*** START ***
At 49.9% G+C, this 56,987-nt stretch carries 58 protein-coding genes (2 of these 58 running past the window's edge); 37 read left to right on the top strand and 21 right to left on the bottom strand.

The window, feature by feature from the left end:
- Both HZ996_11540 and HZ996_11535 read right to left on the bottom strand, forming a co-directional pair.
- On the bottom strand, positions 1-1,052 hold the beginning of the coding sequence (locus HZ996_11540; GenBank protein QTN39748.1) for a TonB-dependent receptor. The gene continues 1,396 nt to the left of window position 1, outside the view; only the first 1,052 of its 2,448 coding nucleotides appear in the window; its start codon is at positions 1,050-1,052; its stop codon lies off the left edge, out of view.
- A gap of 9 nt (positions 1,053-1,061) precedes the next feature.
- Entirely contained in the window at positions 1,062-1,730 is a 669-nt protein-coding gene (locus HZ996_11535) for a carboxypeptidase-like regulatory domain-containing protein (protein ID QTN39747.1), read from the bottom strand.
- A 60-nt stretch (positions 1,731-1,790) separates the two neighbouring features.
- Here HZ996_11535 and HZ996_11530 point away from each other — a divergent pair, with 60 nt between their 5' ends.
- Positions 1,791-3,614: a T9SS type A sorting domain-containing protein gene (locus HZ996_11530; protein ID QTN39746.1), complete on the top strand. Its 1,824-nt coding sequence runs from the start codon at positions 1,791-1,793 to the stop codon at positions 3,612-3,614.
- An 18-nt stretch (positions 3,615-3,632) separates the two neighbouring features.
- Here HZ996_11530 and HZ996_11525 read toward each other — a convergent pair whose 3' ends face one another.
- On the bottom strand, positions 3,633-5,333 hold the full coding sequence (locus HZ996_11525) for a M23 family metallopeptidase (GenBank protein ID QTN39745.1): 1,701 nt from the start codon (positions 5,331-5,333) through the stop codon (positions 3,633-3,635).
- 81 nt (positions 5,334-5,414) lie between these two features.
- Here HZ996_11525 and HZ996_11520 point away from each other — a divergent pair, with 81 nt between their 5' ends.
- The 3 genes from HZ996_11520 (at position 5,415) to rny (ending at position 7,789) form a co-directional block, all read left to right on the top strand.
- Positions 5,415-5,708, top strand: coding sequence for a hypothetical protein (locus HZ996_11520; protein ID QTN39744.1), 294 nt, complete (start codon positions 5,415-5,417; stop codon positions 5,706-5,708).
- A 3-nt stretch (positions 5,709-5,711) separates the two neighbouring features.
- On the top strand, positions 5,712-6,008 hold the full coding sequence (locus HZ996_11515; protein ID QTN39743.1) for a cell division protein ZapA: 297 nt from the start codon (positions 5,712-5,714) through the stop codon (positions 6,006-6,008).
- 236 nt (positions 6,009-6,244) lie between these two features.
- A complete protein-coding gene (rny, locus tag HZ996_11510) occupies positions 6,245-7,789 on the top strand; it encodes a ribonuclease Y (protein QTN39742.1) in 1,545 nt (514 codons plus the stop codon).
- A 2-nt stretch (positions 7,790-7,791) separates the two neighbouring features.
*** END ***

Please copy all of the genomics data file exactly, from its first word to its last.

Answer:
At 49.9% G+C, this 56,987-nt stretch carries 58 protein-coding genes (2 of these 58 running past the window's edge); 37 read left to right on the top strand and 21 right to left on the bottom strand.

The window, feature by feature from the left end:
- Both HZ996_11540 and HZ996_11535 read right to left on the bottom strand, forming a co-directional pair.
- On the bottom strand, positions 1-1,052 hold the beginning of the coding sequence (locus HZ996_11540; GenBank protein QTN39748.1) for a TonB-dependent receptor. The gene continues 1,396 nt to the left of window position 1, outside the view; only the first 1,052 of its 2,448 coding nucleotides appear in the window; its start codon is at positions 1,050-1,052; its stop codon lies off the left edge, out of view.
- A gap of 9 nt (positions 1,053-1,061) precedes the next feature.
- Entirely contained in the window at positions 1,062-1,730 is a 669-nt protein-coding gene (locus HZ996_11535) for a carboxypeptidase-like regulatory domain-containing protein (protein ID QTN39747.1), read from the bottom strand.
- A 60-nt stretch (positions 1,731-1,790) separates the two neighbouring features.
- Here HZ996_11535 and HZ996_11530 point away from each other — a divergent pair, with 60 nt between their 5' ends.
- Positions 1,791-3,614: a T9SS type A sorting domain-containing protein gene (locus HZ996_11530; protein ID QTN39746.1), complete on the top strand. Its 1,824-nt coding sequence runs from the start codon at positions 1,791-1,793 to the stop codon at positions 3,612-3,614.
- An 18-nt stretch (positions 3,615-3,632) separates the two neighbouring features.
- Here HZ996_11530 and HZ996_11525 read toward each other — a convergent pair whose 3' ends face one another.
- On the bottom strand, positions 3,633-5,333 hold the full coding sequence (locus HZ996_11525) for a M23 family metallopeptidase (GenBank protein ID QTN39745.1): 1,701 nt from the start codon (positions 5,331-5,333) through the stop codon (positions 3,633-3,635).
- 81 nt (positions 5,334-5,414) lie between these two features.
- Here HZ996_11525 and HZ996_11520 point away from each other — a divergent pair, with 81 nt between their 5' ends.
- The 3 genes from HZ996_11520 (at position 5,415) to rny (ending at position 7,789) form a co-directional block, all read left to right on the top strand.
- Positions 5,415-5,708, top strand: coding sequence for a hypothetical protein (locus HZ996_11520; protein ID QTN39744.1), 294 nt, complete (start codon positions 5,415-5,417; stop codon positions 5,706-5,708).
- A 3-nt stretch (positions 5,709-5,711) separates the two neighbouring features.
- On the top strand, positions 5,712-6,008 hold the full coding sequence (locus HZ996_11515; protein ID QTN39743.1) for a cell division protein ZapA: 297 nt from the start codon (positions 5,712-5,714) through the stop codon (positions 6,006-6,008).
- 236 nt (positions 6,009-6,244) lie between these two features.
- A complete protein-coding gene (rny, locus tag HZ996_11510) occupies positions 6,245-7,789 on the top strand; it encodes a ribonuclease Y (protein QTN39742.1) in 1,545 nt (514 codons plus the stop codon).
- A 2-nt stretch (positions 7,790-7,791) separates the two neighbouring features.